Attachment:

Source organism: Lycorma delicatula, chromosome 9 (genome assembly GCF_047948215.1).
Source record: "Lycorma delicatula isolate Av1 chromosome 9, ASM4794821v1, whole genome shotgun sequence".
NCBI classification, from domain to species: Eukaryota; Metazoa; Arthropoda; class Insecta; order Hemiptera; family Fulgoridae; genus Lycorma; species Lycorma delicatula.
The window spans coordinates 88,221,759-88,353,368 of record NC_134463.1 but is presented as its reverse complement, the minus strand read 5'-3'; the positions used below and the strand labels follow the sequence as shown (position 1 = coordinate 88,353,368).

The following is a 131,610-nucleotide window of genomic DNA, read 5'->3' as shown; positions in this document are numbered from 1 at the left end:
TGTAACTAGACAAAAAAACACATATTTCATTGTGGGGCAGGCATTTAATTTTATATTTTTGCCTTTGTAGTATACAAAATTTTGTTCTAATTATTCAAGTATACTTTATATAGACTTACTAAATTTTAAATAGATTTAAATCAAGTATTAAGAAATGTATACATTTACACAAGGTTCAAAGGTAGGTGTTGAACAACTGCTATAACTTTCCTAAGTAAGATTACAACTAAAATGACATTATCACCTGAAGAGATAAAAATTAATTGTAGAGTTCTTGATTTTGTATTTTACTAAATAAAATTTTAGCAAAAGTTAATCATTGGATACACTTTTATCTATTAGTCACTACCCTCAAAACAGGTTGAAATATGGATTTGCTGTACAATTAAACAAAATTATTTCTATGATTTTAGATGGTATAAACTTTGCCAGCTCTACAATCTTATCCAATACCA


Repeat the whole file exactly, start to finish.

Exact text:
Source organism: Lycorma delicatula, chromosome 9 (genome assembly GCF_047948215.1).
Source record: "Lycorma delicatula isolate Av1 chromosome 9, ASM4794821v1, whole genome shotgun sequence".
NCBI classification, from domain to species: Eukaryota; Metazoa; Arthropoda; class Insecta; order Hemiptera; family Fulgoridae; genus Lycorma; species Lycorma delicatula.
The window spans coordinates 88,221,759-88,353,368 of record NC_134463.1 but is presented as its reverse complement, the minus strand read 5'-3'; the positions used below and the strand labels follow the sequence as shown (position 1 = coordinate 88,353,368).

The following is a 131,610-nucleotide window of genomic DNA, read 5'->3' as shown; positions in this document are numbered from 1 at the left end:
TGTAACTAGACAAAAAAACACATATTTCATTGTGGGGCAGGCATTTAATTTTATATTTTTGCCTTTGTAGTATACAAAATTTTGTTCTAATTATTCAAGTATACTTTATATAGACTTACTAAATTTTAAATAGATTTAAATCAAGTATTAAGAAATGTATACATTTACACAAGGTTCAAAGGTAGGTGTTGAACAACTGCTATAACTTTCCTAAGTAAGATTACAACTAAAATGACATTATCACCTGAAGAGATAAAAATTAATTGTAGAGTTCTTGATTTTGTATTTTACTAAATAAAATTTTAGCAAAAGTTAATCATTGGATACACTTTTATCTATTAGTCACTACCCTCAAAACAGGTTGAAATATGGATTTGCTGTACAATTAAACAAAATTATTTCTATGATTTTAGATGGTATAAACTTTGCCAGCTCTACAATCTTATCCAATACCA